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At $500 that's not too bad for not having to worry about a lighting system. You could spend almost that much on a high end HID.
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Old 09-21-06, 10:01 AM   #8
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Quote:
Originally Posted by jeff-o
Simple: Massive lights up front make cagers think "WTF is THAT???" and slow down. Blinkies don't do that.
and a cyclist pulling up next to them at the stoplight, looking like something out of Navy Seals won't accomplish the same thing.
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Old 09-21-06, 10:14 AM   #9
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Quote:
Originally Posted by WorldPax
and a cyclist pulling up next to them at the stoplight, looking like something out of Navy Seals won't accomplish the same thing.
Although, I'd love to see the look on the driver's face when someone in all black riding gear, on a black, lightless bike cruises up next to their driver's side window from behind them all stealth-like and taps on the window with their black gloved hand, peering at them with a pair of NVGs.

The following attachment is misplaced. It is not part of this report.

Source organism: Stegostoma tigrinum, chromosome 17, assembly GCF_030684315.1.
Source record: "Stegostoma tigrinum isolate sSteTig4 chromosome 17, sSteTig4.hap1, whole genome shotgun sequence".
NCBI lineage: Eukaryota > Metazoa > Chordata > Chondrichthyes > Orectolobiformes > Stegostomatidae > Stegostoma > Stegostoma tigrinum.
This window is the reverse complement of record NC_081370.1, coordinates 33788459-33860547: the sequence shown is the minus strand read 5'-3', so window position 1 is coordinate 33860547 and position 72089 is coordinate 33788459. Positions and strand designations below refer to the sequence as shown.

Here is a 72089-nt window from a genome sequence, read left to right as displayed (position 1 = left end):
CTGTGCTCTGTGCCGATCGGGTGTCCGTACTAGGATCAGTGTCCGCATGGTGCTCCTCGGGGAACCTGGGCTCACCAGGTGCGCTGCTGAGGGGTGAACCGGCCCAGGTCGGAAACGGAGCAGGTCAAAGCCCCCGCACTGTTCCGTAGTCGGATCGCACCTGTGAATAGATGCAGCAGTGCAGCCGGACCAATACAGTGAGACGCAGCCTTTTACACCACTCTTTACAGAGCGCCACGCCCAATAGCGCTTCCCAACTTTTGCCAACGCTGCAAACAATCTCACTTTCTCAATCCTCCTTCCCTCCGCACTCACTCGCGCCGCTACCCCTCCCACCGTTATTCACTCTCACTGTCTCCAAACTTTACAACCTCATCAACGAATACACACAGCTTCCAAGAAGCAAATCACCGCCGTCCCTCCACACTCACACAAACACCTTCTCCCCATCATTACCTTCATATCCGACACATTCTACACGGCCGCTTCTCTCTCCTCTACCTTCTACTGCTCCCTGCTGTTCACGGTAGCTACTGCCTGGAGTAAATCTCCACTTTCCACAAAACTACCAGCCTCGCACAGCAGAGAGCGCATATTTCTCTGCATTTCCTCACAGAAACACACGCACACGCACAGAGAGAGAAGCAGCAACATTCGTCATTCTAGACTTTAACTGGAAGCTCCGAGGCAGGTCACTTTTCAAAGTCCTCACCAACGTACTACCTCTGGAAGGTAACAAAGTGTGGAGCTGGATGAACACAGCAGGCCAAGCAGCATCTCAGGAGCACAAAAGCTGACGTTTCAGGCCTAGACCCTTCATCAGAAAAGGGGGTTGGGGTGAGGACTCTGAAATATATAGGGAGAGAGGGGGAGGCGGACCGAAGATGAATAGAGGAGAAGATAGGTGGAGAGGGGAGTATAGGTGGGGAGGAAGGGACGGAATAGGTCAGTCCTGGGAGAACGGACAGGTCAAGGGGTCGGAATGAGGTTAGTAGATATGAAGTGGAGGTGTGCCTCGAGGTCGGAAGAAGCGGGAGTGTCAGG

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Old 09-21-06, 10:16 AM   #10
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Super Troopers "Liscense and Registration"
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Old 09-21-06, 11:21 AM   #11
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I wouldn't want to lose 80% of my peripheral vision.
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Old 09-21-06, 11:46 AM   #12
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Spend some time peering through a couple of toilet paper tubes. If you like the view, go for the NVG.
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Old 09-21-06, 11:59 AM   #13
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Quote:
Originally Posted by CliftonGK1
Although, I'd love to see the look on the driver's face when someone in all black riding gear, on a black, lightless bike cruises up next to their driver's side window from behind them all stealth-like and taps on the window with their black gloved hand, peering at them with a pair of NVGs.
Heh, ninja cyclist!
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Old 09-21-06, 12:17 PM   #14
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Have you been watching jackie chan in the cannonball run again?
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Old 09-21-06, 12:27 PM   #15
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What would oncoming bi-xenon headlights do to your eyes?
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Old 09-21-06, 12:30 PM   #16